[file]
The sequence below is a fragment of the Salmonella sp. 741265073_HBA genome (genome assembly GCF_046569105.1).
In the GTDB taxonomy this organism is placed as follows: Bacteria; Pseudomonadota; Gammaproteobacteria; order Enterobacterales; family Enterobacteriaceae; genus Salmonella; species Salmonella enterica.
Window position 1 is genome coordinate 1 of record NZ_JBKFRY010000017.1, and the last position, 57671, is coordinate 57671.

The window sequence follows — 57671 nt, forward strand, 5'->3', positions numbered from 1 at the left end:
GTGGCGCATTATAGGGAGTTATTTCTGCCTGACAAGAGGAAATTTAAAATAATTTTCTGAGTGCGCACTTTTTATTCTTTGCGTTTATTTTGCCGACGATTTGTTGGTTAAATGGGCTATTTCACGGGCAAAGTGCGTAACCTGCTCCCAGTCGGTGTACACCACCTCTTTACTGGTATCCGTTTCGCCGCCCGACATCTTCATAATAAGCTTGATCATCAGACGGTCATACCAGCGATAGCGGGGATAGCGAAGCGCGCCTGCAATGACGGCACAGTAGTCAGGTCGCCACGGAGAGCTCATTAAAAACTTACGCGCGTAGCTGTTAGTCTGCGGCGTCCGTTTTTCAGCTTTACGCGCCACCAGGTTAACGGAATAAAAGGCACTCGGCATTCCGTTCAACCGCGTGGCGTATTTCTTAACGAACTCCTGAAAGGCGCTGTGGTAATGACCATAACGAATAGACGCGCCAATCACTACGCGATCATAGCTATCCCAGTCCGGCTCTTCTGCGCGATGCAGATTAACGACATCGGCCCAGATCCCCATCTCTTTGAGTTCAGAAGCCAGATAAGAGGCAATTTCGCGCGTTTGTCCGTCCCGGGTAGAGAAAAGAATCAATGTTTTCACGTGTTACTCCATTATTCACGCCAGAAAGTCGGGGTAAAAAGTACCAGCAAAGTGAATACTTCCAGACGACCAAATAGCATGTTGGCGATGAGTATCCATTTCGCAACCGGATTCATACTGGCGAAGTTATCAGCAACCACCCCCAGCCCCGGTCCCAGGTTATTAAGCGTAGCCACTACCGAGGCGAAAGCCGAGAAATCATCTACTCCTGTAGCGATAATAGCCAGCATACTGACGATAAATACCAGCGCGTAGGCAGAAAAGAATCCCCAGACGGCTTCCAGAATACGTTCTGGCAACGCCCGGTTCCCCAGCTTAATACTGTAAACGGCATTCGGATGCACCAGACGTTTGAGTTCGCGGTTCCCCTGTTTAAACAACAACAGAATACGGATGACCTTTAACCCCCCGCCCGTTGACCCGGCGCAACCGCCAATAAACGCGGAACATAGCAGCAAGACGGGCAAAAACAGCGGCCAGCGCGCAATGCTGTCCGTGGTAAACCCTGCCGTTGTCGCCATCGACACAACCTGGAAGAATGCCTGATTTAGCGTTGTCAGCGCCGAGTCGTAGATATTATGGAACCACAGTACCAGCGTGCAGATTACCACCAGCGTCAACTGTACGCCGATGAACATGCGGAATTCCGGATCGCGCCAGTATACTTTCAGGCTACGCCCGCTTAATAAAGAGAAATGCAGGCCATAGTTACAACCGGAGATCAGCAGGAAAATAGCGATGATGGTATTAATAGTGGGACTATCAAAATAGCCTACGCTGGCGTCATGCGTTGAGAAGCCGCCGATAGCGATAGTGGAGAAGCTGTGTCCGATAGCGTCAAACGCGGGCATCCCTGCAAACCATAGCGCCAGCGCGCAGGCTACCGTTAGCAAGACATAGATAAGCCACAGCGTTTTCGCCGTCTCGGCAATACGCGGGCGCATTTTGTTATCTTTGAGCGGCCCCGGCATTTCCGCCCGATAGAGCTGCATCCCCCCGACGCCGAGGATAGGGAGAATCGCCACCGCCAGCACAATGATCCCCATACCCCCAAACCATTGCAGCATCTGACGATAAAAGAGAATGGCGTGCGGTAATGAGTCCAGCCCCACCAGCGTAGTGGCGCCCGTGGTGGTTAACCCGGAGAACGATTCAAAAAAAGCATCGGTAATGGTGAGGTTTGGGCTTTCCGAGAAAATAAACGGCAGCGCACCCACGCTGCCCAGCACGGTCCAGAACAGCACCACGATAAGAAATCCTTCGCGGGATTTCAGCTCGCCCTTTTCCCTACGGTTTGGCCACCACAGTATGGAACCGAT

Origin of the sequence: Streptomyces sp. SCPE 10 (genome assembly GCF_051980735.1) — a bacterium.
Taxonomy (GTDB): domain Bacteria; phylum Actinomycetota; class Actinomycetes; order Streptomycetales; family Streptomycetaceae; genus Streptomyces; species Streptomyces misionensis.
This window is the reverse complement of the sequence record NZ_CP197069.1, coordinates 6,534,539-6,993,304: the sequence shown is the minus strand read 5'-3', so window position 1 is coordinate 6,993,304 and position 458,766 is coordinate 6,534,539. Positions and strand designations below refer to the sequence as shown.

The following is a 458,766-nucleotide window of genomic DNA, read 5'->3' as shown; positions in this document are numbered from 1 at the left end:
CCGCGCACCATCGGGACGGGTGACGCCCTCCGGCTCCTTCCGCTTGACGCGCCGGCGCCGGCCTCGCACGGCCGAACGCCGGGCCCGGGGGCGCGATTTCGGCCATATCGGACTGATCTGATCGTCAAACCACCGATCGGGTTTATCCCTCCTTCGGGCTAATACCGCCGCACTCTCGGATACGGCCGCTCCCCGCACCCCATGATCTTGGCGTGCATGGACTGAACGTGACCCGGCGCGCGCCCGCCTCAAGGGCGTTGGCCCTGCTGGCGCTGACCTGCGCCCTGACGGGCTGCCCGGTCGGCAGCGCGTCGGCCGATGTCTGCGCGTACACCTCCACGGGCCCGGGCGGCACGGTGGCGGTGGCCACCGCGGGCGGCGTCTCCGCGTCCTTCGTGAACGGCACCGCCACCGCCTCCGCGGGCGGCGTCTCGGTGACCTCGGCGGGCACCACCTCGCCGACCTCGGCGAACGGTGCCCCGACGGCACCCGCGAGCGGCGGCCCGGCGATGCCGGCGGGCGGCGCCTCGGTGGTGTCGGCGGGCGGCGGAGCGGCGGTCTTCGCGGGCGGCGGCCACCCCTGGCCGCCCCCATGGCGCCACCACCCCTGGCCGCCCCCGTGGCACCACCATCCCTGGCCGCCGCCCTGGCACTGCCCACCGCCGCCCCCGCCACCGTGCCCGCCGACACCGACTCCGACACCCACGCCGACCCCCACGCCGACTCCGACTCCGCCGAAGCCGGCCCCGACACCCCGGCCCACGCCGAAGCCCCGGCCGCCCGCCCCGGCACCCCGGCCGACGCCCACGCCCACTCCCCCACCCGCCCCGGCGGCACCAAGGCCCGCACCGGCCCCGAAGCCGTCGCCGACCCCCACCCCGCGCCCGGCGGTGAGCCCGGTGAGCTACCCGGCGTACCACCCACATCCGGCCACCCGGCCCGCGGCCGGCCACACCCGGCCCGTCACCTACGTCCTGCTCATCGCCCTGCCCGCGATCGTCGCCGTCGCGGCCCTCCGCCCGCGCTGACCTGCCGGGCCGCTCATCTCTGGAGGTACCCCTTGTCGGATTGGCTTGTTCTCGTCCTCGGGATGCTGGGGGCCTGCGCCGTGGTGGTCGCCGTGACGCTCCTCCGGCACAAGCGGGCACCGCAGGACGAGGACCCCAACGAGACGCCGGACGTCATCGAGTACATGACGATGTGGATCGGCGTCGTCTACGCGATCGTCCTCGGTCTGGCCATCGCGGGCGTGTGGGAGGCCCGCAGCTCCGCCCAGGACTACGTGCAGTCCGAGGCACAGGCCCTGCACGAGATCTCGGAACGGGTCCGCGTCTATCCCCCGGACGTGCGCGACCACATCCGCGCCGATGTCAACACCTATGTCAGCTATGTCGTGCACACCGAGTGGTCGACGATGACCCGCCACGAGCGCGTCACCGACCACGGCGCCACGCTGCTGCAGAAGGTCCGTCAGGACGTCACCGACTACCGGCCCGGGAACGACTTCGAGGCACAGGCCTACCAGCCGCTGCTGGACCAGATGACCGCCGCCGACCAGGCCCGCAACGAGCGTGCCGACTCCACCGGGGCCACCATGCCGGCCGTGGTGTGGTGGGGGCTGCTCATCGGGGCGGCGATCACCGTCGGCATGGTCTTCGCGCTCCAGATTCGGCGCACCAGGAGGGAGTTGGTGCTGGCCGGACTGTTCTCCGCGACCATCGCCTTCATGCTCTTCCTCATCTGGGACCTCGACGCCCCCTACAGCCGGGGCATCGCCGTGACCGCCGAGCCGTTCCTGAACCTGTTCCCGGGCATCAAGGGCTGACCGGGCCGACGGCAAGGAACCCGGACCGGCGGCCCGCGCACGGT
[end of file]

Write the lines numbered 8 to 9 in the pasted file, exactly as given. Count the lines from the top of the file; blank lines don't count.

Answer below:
This window is the reverse complement of the sequence record NZ_CP197069.1, coordinates 6,534,539-6,993,304: the sequence shown is the minus strand read 5'-3', so window position 1 is coordinate 6,993,304 and position 458,766 is coordinate 6,534,539. Positions and strand designations below refer to the sequence as shown.

The following is a 458,766-nucleotide window of genomic DNA, read 5'->3' as shown; positions in this document are numbered from 1 at the left end: